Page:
The non-native populations also sought to bypass the traditional local authority, in this case the emir of Tongomayel, by appointing their own village chiefs. Amid these tensions, Fulani herders have approached jihadist groups, who are known for rejecting state decisions and helping people who support them gain access to land.

In both cases, it was not the scarcity of resources that led to violence, but rather the creation of new resources that generated or exacerbated conflicts over land use and access to land.

V. Changes in Agro-pastoral Systems and Levels of Violence: the Example of Central Mali

While climate change does have an impact on production levels in the Sahel, no simple causal relationship exists between this factor and the level of violence, or between the reduction of resources and the surge of violence in particular. There is a stronger correlation between the proliferation of conflicts in the Sahel and the transformation of production systems, leading to poorly regulated competition for increasingly coveted resources – land in particular. Paradoxically, while arable land in Sahelian countries is shrinking each year as a result of climate change, the areas under cultivation continue to expand, along with production itself. Demographic expansion partly explains this phenomenon, as does improved land use and management. Climate change increases pressure on land, but it is neither the only nor the determining factor.

Land pressure is mainly related to the fact that land is becoming increasingly valuable and therefore more coveted. In the Mopti region of central Mali – the hub of the Katiba Macina insurgency led by preacher Hamadoun Koufa – levels of agricultural production have risen sharply over the past two decades despite relatively large variations from year to year. While cereal production was 420,000 tonnes in 1999-2000, fifteen years later it had tripled, reaching a peak of 1.22 million tonnes in 2015-2016.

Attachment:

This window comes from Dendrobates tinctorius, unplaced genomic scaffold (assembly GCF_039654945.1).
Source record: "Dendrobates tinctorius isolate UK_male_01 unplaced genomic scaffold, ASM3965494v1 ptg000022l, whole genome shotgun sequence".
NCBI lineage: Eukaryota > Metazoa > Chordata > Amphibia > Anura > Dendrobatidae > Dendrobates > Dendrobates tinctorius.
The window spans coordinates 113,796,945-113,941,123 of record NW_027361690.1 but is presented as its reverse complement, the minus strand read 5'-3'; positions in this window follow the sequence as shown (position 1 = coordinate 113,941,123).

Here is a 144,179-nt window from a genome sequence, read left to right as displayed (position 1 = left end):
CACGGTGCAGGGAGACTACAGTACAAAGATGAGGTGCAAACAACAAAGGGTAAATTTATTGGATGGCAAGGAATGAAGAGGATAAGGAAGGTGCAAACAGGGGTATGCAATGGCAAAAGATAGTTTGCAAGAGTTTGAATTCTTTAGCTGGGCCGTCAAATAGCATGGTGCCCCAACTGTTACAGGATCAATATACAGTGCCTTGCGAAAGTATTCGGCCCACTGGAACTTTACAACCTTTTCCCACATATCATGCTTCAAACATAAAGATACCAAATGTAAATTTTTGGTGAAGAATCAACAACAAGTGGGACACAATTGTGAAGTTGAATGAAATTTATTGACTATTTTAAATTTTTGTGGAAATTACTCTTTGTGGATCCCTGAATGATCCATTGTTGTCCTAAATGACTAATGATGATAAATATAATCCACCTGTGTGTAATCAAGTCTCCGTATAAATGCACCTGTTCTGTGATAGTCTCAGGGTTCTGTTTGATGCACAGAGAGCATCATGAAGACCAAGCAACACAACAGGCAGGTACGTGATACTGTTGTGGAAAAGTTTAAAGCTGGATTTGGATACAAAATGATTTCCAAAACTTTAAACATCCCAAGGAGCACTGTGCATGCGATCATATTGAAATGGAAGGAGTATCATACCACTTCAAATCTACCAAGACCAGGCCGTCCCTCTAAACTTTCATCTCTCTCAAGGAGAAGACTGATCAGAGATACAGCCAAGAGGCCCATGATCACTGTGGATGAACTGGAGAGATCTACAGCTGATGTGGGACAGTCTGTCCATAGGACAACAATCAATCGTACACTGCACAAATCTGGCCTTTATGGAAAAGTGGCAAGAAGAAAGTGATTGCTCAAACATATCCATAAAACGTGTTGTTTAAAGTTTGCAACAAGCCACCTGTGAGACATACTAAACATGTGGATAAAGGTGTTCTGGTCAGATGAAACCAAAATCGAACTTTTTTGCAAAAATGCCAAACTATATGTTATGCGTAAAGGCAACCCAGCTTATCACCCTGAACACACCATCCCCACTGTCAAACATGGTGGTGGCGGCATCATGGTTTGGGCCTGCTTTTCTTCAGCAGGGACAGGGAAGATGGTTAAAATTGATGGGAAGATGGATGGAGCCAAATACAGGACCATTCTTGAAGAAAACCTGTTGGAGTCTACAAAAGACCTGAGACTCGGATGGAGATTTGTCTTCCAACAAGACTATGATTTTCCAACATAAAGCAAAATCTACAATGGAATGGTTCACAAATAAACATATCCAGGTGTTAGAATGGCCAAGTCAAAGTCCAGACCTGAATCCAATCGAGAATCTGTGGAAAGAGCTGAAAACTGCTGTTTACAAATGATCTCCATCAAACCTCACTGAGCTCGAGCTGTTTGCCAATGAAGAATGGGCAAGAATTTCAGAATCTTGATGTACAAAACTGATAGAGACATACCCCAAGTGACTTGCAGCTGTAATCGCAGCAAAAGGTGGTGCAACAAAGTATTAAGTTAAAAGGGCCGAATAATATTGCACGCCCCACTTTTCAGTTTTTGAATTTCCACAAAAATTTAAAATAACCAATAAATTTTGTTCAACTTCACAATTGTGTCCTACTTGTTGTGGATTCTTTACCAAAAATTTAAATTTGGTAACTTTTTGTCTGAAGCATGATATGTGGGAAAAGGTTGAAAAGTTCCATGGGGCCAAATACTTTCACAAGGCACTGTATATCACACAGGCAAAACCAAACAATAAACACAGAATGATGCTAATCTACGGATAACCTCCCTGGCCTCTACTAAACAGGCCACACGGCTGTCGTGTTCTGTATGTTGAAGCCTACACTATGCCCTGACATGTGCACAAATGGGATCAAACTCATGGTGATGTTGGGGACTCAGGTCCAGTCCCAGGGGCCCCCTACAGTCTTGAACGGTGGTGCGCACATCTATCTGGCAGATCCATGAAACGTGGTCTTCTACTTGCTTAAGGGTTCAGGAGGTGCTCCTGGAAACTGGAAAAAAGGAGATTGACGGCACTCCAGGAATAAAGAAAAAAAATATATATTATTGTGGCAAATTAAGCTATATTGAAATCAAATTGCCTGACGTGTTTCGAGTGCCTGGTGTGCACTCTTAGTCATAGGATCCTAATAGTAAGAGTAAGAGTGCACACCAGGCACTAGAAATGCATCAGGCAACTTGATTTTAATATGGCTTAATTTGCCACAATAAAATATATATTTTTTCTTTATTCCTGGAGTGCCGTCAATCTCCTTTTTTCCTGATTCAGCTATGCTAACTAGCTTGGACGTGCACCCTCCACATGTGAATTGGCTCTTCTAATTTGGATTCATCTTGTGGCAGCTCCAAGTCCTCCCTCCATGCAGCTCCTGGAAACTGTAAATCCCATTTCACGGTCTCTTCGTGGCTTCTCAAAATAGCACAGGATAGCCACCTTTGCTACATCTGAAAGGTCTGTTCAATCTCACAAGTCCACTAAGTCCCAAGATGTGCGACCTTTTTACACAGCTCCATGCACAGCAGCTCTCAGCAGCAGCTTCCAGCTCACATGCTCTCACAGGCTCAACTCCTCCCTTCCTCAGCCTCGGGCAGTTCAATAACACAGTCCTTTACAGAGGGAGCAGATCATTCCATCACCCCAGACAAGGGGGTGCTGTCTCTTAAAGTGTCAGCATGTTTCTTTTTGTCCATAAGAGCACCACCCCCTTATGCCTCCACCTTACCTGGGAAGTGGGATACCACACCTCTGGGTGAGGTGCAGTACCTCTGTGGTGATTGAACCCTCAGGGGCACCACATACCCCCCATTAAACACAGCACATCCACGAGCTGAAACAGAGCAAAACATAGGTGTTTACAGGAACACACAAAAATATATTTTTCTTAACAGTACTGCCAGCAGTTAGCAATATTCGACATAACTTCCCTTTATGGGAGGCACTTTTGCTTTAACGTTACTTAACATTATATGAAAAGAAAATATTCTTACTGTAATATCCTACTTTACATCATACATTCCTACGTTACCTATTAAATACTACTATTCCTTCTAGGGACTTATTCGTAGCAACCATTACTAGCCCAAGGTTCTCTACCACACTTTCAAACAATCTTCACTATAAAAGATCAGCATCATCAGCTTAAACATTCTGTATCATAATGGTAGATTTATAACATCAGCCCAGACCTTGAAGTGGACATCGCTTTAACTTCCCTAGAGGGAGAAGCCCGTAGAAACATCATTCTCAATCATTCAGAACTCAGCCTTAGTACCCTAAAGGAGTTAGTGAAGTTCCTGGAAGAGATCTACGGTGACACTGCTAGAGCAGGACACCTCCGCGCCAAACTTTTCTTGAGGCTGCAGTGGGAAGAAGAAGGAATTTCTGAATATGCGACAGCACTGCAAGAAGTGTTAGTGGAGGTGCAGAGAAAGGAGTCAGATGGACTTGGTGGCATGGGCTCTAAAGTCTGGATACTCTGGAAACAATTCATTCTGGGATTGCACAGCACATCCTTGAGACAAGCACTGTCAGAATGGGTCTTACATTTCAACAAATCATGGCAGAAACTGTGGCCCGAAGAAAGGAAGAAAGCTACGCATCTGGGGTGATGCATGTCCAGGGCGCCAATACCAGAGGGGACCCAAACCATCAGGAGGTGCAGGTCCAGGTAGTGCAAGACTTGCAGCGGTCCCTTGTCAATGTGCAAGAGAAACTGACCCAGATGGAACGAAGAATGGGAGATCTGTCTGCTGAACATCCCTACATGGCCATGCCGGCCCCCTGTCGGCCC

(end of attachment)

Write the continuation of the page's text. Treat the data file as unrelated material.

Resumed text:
The increase in cereal production is largely related to the expansion of areas under cultivation, which grew from 789,120 hectares in 2001-2002 to 991,554 hectares in 2016, an increase of 26 per cent. In the south of Mopti, the scene of turbulent local conflicts, a poorly regulated rush toward farmland on the plains of Séno-Gondo led to violence between Fulani and Dogon.

While the high demand for land exacerbates conflict, the regulatory mechanisms – whether traditional or set up by the central state – are not always efficient or legitimate enough to settle disputes. Many conflicts result from attempts to seize new land, a source of tension between populations that authorities are unable to manage peaceably.

The demand for agricultural land and therefore also its value have significantly increased due to the impact of mechanised farming, irrigation and Dogon migration from the Bandiagara escarpment to the plains.

More farmers are exploiting land previously reserved for livestock and are taking over areas near water sources and pastoral wells to grow vegetables. This expansion of agricultural land makes it difficult for livestock to enter pastures and reach water sources, leading to violent incidents.

VI. Better Regulating Access to Natural Resources

The Sahelians who share coveted territory have never been more numerous, but they are also producing more resources than ever before. Poverty is a reality in the Sahel, but its rural inhabitants are not pitted against each other because they live on poorer and poorer land. Rather, the intensifying development of rural areas is generating unprecedented competition that authorities are unable to manage. Policy responses seeing a simple link between climate change, dwindling resources and violence are based on a faulty diagnosis and thus offer no remedy. Of course, it is urgent to respond to the effects of climate change in the Sahel, as elsewhere, given the gravity of the threat it poses.

But it would be wrong to do so based on a direct correlation between global warming and violence that the facts do not support. Other factors may explain this surge in violence. In the central Sahel, government policies have long favoured sedentary farmers at the expense of nomadic herders, an approach that should now raise concerns.

That said, it would be dangerous to call for a simple policy reversal as a form of compensation. It is essential to provide space for pastoralists who were badly affected by the severe droughts of the 1970s and 1980s, but to do so by brutally forcing tens of thousands of farmers off pastoral land would inevitably create new tensions and conflicts. Once again, as much as it needs to produce resources for its populations, the Sahel needs legitimate mediators who can peacefully arbitrate the delicate issues of access to and distribution of resources in rural areas.